(giddy City fans celebrate the decision to replace Stuart Pearce with Lily Savage)

Manchester City recently signed up
to take part in Stonewall’s Diversity Champions program ; the former Maine Road residents have pledged to recruit gay staff and eliminate homophobic language in the workplace. The Mirror’s headline read “MAN ON MAN CITY”, by the way. Given that the office in question is the football pitch, I wish them luck, as does the Guardian’s Sam Delaney.

It used to be simple to work out who was who at the football. If you drank beer, beat people up and urinated down your mate’s leg on the terraces at half time, you were one of the lads. If you wore expensive designer woollens, drank wine and ate olives, you were gay and had got lost on the way to a West End show. These days, since football got gentrified and everyone turned a bit middle class, the lines have blurred. At Chelsea on a Saturday, they can’t move for actors, writers and choreographers, who cram into Stamford Bridge cheek by jowl to watch the Premiership champions. Before the game, they meet up at SW3’s gastropubs and bistros to share bruschetta and petit chablis. Some of them might be gay; the majority aren’t. But they engage in a lifestyle that old-fashioned football fans would have associated with being homosexual.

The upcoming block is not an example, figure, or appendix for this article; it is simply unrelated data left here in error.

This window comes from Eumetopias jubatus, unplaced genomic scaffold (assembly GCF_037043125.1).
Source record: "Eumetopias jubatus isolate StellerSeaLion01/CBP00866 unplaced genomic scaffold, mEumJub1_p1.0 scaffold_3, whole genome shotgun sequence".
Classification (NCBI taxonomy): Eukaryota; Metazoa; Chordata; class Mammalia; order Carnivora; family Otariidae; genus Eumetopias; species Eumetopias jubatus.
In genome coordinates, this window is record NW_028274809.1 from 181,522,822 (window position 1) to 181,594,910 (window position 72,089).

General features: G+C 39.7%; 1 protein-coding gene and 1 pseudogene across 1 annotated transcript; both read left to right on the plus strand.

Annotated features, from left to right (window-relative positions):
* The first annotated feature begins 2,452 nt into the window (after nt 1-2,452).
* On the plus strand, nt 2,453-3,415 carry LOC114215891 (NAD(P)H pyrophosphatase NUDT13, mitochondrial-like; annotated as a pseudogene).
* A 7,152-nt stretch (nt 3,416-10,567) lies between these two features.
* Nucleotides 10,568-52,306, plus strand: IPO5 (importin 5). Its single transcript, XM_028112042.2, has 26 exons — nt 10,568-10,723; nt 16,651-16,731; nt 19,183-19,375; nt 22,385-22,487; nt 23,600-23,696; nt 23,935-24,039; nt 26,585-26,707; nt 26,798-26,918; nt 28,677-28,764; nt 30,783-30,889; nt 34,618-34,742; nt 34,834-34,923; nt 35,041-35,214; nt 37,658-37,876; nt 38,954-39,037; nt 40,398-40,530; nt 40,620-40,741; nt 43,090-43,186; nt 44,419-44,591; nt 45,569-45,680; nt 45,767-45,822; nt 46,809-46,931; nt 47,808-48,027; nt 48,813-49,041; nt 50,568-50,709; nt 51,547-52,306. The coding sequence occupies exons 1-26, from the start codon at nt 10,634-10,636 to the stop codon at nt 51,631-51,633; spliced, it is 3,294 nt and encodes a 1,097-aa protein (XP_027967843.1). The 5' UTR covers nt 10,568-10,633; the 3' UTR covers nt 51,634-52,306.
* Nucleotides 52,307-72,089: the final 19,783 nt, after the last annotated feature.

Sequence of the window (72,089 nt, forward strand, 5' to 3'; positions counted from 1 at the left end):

The majority of football fans these days consider themselves tolerant, liberal-minded blokes. But they sing the odd illiberal chant in the spirit of intimidating opposition players and maximising their side’s chances of winning. Almost no topic is taboo in pursuit of this aim, and there’s a certain amount of mischief involved. Throwing gay taunts from the stands at a self-important, straight player like Sol Campbell may have more impact on his game than it would on a genuinely gay man. Where’s the fun in saying to someone, “You’re gay!” if they can turn round and respond, “You’re quite right! I am! As gay as a baby goose! Rock on!”

Still, the message from Man City and Stonewall is that, however ironic you think you’re being, chanting homophobic songs doesn’t tally with being a self-proclaimed liberal. Football is an integral part of our national culture: if it is permeated by casual homophobia, what does that say about our society?

Nwankwo Kanu : He’s tall, black, he’s had a heart attack. And now you can add to the list, he’s scored 4 goals in his four games of the season, 3 of ’em coming in Portsmouth’s thoroughly dominant, 4-0 win at Middlesbrough on Monday.